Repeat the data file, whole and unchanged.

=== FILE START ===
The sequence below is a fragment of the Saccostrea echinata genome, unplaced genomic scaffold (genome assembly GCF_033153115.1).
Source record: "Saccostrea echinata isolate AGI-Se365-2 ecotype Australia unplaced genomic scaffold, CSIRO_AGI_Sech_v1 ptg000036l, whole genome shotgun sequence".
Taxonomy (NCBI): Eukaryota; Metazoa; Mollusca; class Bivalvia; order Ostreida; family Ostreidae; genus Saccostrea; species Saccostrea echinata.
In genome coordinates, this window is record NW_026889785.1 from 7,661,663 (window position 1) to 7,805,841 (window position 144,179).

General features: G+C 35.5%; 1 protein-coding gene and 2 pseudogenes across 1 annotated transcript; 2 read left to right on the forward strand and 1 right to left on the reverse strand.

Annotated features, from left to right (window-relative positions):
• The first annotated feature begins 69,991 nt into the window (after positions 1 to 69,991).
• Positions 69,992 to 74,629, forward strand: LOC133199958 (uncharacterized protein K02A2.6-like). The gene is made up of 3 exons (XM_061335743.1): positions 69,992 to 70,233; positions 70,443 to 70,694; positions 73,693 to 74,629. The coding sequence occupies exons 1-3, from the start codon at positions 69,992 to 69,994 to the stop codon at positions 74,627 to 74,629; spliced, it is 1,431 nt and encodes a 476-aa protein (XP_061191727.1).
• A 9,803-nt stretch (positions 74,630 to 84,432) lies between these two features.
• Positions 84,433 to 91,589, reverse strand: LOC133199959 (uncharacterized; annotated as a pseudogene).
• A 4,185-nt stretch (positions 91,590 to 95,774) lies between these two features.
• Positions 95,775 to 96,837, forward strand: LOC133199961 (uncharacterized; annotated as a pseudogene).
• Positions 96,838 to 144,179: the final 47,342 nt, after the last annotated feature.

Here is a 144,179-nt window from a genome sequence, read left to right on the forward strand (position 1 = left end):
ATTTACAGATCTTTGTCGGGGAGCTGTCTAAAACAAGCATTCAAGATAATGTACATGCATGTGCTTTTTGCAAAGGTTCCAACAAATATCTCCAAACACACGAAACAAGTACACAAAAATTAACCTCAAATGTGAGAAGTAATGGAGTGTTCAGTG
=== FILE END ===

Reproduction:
The sequence below is a fragment of the Saccostrea echinata genome, unplaced genomic scaffold (genome assembly GCF_033153115.1).
Source record: "Saccostrea echinata isolate AGI-Se365-2 ecotype Australia unplaced genomic scaffold, CSIRO_AGI_Sech_v1 ptg000036l, whole genome shotgun sequence".
Taxonomy (NCBI): Eukaryota; Metazoa; Mollusca; class Bivalvia; order Ostreida; family Ostreidae; genus Saccostrea; species Saccostrea echinata.
In genome coordinates, this window is record NW_026889785.1 from 7,661,663 (window position 1) to 7,805,841 (window position 144,179).

General features: G+C 35.5%; 1 protein-coding gene and 2 pseudogenes across 1 annotated transcript; 2 read left to right on the forward strand and 1 right to left on the reverse strand.

Annotated features, from left to right (window-relative positions):
• The first annotated feature begins 69,991 nt into the window (after positions 1 to 69,991).
• Positions 69,992 to 74,629, forward strand: LOC133199958 (uncharacterized protein K02A2.6-like). The gene is made up of 3 exons (XM_061335743.1): positions 69,992 to 70,233; positions 70,443 to 70,694; positions 73,693 to 74,629. The coding sequence occupies exons 1-3, from the start codon at positions 69,992 to 69,994 to the stop codon at positions 74,627 to 74,629; spliced, it is 1,431 nt and encodes a 476-aa protein (XP_061191727.1).
• A 9,803-nt stretch (positions 74,630 to 84,432) lies between these two features.
• Positions 84,433 to 91,589, reverse strand: LOC133199959 (uncharacterized; annotated as a pseudogene).
• A 4,185-nt stretch (positions 91,590 to 95,774) lies between these two features.
• Positions 95,775 to 96,837, forward strand: LOC133199961 (uncharacterized; annotated as a pseudogene).
• Positions 96,838 to 144,179: the final 47,342 nt, after the last annotated feature.

Here is a 144,179-nt window from a genome sequence, read left to right on the forward strand (position 1 = left end):
ATTTACAGATCTTTGTCGGGGAGCTGTCTAAAACAAGCATTCAAGATAATGTACATGCATGTGCTTTTTGCAAAGGTTCCAACAAATATCTCCAAACACACGAAACAAGTACACAAAAATTAACCTCAAATGTGAGAAGTAATGGAGTGTTCAGTG